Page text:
|M.Sc Student||Zobel Shmuel|
|Subject||Power Performance Tradeoffs in Graphics/GPGPU Based Systems|
|Department||Department of Electrical Engineering||Supervisors||Professor Avi Mendelson|
|Professor Emeritus Avinoam Kolodny|
|Full Thesis text|
The increased performance of graphics processors and their unique design led the industry to seek additional usage models besides graphics for these processors. Led by Nvidia, many GPGPU (General Purpose Graphics Processor Unit) applications started to show up. Many works have been published dedicated to increasing the performance of the applications both from the hardware and software sides, but very small attention was given to the tradeoffs between performance, power dissipation and maximal temperature. Power issues are critical as some graphics cards failed or had to be recalled due to too high power consumption or excessive operating temperatures and due to the fact that power can be always traded with performance with power if the maximum power or maximal thermal allowed were not reached.
In this research we concentrated on the power, temperature and performance tradeoffs. The work is experimental and based on real measurements of several Nvidia systems. We found that, in general, increasing the parallelism; e.g., having more threads to execute, results in improving the performance. On the other hand it also increases the power. Taking power and thermal consideration in account shows that the gain from deeper parallelism saturates or may even degrade. For example in matrix multiplication on GTX285 increasing number of blocks from 1 to 1024 shorted the execution time from 237s to 5.2s but the farther increase to 262144 blocks helped to reduce to 4.8s, and the energy optimization was at 16384.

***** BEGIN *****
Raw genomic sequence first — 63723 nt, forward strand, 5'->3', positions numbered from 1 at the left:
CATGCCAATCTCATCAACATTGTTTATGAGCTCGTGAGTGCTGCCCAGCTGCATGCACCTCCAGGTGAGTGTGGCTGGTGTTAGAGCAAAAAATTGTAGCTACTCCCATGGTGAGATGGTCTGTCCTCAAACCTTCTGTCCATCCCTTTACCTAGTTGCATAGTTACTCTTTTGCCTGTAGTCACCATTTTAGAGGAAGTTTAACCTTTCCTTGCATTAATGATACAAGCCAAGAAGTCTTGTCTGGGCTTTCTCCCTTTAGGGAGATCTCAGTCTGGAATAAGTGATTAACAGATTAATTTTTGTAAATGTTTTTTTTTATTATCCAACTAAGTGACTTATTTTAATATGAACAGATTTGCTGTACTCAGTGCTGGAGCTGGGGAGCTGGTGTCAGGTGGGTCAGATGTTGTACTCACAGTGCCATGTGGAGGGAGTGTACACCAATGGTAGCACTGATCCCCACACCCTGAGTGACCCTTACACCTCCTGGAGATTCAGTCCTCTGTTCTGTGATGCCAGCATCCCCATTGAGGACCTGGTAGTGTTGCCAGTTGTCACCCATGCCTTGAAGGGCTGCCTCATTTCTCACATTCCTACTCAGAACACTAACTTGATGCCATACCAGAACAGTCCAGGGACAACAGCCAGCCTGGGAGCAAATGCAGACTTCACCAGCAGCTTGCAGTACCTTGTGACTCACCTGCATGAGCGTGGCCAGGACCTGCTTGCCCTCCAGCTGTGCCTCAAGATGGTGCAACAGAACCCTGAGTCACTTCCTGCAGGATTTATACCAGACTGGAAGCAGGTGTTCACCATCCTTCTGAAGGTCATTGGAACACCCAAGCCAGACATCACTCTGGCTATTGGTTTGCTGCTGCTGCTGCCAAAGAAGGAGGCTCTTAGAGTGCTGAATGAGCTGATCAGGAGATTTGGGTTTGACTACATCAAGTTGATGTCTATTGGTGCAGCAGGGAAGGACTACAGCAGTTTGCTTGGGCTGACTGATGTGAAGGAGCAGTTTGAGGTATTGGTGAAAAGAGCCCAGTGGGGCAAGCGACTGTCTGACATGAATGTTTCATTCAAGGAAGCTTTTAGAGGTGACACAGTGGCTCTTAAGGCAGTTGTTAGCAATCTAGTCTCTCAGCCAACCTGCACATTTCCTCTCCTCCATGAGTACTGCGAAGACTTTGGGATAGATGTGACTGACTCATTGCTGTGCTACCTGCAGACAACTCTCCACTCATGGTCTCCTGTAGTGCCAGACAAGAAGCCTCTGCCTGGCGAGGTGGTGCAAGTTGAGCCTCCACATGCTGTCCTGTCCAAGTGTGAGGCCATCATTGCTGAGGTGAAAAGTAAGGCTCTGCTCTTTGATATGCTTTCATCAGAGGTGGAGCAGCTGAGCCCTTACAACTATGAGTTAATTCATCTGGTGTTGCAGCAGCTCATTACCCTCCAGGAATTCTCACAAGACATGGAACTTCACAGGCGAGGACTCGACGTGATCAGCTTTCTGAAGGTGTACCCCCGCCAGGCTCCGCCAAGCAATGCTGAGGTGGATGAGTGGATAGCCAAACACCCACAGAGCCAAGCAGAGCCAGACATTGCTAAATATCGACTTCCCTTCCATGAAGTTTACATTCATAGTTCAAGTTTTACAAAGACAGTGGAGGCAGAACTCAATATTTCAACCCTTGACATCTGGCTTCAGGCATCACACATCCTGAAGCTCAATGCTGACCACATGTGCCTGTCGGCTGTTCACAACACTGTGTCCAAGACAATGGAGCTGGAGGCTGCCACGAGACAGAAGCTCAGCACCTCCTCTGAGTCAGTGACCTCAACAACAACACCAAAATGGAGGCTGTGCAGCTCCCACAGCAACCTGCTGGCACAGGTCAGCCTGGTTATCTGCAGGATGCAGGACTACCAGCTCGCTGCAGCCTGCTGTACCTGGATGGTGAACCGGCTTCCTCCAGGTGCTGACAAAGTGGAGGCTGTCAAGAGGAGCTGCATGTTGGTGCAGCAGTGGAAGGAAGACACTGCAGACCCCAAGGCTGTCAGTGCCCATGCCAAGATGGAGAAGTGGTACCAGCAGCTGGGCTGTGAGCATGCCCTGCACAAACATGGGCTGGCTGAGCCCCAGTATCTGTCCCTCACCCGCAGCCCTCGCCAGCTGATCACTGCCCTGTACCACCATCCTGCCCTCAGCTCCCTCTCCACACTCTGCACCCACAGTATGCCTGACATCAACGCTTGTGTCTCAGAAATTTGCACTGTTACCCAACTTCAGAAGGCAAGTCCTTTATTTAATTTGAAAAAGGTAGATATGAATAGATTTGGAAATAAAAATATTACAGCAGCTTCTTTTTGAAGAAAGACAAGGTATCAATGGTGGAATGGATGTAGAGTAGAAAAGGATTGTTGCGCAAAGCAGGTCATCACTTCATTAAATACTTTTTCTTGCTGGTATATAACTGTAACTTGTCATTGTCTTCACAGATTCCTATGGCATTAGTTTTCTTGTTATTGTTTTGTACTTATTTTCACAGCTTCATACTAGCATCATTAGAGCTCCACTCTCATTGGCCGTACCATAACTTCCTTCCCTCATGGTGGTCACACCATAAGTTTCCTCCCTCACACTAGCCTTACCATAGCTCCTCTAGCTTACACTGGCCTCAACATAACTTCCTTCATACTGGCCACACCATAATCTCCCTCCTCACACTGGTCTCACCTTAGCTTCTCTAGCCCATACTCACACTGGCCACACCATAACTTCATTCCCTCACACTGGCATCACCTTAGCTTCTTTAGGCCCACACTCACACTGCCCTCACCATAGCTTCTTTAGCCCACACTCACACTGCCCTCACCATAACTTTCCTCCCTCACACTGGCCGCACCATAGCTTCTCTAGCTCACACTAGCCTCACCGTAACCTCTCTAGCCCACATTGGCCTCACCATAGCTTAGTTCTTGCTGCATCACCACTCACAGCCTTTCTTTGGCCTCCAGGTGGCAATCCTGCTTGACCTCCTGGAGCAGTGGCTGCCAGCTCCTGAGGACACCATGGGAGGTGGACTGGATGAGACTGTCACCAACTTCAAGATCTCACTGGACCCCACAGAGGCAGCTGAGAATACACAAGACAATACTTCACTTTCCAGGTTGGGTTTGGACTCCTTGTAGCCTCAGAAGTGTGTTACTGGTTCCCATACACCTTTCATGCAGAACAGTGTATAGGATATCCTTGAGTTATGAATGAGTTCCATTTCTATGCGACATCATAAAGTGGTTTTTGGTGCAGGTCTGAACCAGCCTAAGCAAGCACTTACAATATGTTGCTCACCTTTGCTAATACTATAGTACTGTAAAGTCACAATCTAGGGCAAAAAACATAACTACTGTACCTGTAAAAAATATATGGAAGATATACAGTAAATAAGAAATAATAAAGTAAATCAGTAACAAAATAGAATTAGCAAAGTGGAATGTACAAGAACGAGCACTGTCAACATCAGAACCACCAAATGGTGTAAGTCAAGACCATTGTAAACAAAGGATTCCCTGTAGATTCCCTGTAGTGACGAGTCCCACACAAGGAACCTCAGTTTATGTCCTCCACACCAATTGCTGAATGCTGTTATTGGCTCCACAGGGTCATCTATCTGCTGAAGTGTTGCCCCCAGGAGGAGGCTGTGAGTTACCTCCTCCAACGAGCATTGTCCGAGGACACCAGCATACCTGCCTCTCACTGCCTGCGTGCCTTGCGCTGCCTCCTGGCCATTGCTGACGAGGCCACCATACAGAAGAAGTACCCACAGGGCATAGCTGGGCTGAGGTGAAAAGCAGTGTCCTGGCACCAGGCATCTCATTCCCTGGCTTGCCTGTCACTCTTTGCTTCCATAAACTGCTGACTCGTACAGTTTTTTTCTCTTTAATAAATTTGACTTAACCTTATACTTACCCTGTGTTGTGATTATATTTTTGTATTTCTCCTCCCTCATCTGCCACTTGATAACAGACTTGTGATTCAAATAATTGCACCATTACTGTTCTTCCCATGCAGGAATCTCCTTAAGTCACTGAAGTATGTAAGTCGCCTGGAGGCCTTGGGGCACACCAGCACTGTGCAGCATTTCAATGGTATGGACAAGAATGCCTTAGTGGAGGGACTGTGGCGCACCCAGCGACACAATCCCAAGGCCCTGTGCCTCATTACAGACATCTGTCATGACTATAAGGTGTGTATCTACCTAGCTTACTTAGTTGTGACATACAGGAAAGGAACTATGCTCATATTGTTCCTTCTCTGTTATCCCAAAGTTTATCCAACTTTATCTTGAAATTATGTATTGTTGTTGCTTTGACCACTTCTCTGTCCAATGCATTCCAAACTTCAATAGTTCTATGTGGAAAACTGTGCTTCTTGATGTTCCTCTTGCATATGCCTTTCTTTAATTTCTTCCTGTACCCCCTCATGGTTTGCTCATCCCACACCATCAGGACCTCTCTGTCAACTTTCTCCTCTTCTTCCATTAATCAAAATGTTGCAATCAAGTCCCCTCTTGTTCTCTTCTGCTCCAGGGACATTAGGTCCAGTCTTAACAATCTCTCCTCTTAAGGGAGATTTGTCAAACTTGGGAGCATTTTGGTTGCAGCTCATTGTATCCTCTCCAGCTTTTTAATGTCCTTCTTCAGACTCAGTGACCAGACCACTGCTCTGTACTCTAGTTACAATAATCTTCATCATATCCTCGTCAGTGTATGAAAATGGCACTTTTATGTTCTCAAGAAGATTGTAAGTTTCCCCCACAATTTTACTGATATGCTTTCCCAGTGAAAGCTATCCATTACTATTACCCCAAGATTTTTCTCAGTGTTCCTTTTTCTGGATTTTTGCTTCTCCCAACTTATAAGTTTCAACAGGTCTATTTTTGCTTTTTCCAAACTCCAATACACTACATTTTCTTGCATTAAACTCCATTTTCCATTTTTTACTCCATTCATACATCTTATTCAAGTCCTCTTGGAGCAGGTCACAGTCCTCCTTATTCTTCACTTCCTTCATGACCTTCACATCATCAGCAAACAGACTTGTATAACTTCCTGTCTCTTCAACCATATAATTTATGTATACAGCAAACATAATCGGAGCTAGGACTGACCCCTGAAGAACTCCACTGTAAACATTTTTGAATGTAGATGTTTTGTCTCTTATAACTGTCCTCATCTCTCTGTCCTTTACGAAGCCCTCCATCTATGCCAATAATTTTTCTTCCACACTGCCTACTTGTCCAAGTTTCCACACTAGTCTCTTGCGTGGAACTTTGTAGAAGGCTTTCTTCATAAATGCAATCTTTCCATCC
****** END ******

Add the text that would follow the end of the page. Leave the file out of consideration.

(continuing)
Optimizing the system to achieve best energy consumption, yields that amount of parallelism the application exposes, may be lower than reported and what one could expect. Concentrating only at active power (assuming leakage power is zeroed by some magic way like running at low voltage or low temperature or new transistors technology) the tradeoffs shows that the optimal number of cores is even lower than before.
Temperature has direct correlation with power consumption and so we can assume that the higher the power the hotter the GPU becomes. Thus, computer architectures depend on thermal density and not only on total thermal of the chip. In addition, when measuring the temperature using the thermal sensors, we found that some applications showed degradation of local temperature although total power increases. For example in the reduction algorithm, execution time reduced from 1s to 0.155s with the cost of increase of total power from 92W to 145W but Max temperature was reduced from 58˚C to 51˚C.